The pre-cast concrete cladding panels were also identified as a hazard.
The way they were fixed to the building exterior did not make enough allowance for the building to flex in a moderate quake.
The way the pre-cast concrete stairs were fixed meant they would be subject to very high forces as the building moved in a quake.
Concerns about the building go back more than 20 years when it was damaged by vibration from groundwork during construction of Te Papa, more than 200m away. And in 1990 council staff found cracks in columns on level three.
"An investigation of the columns established a poor standard of workmanship in general for the building construction with low concrete strength in the columns. Strengthening of selected columns was undertaken as was repair of the seismic joint.
"Significant inadequacies in the fixing of the pre-cast concrete panels were also identified soon after the column strengthening was undertaken."
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Spencer Holmes director Philip McConchie said he was unable to compare this building to the CTV or PGG buildings which killed so many in the Canterbury quakes because he was not familiar with them.
However, "it is not a building we identified as having critical structural weaknesses".
"Seismic performance is extremely complex. Some buildings of that era with similar features are good, some are bad and some are in between."
He would not be reluctant to work in the Greater Wellington offices, saying "the risk of being in that building is a fraction of the risk I take everyday driving to work".
"If we felt the building was unsafe we would make that recommendation [to vacate it] but the there are lots of buildings in the city like that."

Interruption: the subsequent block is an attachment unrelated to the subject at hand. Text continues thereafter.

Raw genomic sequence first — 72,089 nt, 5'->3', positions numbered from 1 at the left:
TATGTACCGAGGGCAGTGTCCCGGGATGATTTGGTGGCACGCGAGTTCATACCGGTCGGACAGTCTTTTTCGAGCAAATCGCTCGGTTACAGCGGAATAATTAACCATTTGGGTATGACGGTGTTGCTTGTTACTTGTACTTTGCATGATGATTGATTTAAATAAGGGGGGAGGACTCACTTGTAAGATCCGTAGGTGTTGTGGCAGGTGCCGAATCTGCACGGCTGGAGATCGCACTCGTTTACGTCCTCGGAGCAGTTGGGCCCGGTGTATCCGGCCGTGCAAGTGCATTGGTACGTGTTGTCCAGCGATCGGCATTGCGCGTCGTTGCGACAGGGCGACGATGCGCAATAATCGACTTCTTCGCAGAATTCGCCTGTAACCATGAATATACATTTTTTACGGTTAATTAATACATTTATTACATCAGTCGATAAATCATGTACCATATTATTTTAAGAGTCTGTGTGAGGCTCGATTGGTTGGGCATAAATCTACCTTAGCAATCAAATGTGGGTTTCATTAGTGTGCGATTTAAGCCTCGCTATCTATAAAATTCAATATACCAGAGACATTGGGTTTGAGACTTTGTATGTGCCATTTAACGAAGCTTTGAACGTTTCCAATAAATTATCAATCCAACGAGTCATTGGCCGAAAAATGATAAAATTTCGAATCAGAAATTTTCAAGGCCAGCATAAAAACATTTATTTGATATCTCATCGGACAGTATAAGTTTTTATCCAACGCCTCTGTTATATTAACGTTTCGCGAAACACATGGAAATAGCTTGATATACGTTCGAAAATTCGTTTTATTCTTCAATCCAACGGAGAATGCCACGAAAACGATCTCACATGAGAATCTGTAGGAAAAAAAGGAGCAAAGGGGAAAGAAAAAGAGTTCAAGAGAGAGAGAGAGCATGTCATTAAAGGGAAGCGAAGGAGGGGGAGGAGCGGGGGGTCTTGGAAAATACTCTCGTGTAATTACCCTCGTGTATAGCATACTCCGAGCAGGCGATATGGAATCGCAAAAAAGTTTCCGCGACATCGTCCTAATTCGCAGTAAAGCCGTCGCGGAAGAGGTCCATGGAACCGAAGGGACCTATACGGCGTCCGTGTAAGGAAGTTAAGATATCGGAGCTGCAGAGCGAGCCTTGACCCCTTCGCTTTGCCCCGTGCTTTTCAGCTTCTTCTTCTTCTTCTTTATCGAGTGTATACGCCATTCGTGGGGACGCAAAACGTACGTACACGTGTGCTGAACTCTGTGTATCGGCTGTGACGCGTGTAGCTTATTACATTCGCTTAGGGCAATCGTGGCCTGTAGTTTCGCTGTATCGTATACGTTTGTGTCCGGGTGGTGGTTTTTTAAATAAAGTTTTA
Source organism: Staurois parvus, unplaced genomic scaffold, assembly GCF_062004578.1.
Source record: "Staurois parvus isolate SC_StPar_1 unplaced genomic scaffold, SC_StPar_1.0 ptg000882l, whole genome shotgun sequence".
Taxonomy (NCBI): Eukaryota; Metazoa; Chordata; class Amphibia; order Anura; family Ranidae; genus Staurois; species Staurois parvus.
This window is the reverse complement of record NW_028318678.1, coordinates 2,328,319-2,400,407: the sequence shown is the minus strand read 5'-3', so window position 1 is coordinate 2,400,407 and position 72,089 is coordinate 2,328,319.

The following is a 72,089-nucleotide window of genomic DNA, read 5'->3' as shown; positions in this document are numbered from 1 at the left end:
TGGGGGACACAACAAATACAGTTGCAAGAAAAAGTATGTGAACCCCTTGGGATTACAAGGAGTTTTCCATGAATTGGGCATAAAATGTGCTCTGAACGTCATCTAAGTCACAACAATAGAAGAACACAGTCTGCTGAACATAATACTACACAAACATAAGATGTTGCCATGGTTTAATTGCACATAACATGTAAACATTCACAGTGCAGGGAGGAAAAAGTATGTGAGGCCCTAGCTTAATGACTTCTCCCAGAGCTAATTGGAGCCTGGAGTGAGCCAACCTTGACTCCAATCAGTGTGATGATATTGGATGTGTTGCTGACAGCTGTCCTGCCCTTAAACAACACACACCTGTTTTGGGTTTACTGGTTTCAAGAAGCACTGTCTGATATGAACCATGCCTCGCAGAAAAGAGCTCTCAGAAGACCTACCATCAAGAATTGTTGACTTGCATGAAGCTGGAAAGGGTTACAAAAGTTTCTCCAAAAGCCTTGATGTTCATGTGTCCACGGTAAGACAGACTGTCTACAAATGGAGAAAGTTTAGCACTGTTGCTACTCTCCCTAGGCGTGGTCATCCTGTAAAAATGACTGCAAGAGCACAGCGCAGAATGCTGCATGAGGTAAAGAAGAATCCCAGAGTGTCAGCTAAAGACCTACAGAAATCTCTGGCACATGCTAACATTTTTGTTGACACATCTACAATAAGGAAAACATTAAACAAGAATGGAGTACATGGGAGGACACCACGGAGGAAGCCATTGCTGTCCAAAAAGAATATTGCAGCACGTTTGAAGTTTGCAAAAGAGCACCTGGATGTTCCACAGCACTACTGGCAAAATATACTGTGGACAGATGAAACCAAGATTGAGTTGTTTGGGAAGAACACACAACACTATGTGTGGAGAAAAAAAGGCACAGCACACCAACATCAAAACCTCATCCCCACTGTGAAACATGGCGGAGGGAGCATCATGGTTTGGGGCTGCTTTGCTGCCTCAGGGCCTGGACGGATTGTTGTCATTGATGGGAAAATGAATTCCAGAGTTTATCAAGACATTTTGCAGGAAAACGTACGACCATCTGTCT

The consultants estimated that strengthening the Greater Wellington building to 40 per cent of new building standard would cost $5.2 million and a full upgrade to 100 per cent would cost $32.5m. Both options have been dismissed by council officers.
The cheaper option was deemed imprudent because it was unlikely to meet new minimum standards that could result from the Royal Commission on the Canterbury earthquakes.
And Greater Wellington chief executive David Benham said the $32.5m needed for a full upgrade was totally uneconomic because it would cost more than the building was worth.
Council development manager Murray Kennedy said the building's earthquake status was not the only problem. In the event of a major quake damage to other buildings in the area would probably mean it was red zoned and inaccessible, and it was important for council to be able to function if there was a major disaster.
Options for moving were now being considered and a report would be prepared for council by September.
Finding alternative office space could be hard. Buildings meeting at least 67 per cent of the new building standard in Wellington were in short supply, he said.
- © Fairfax NZ News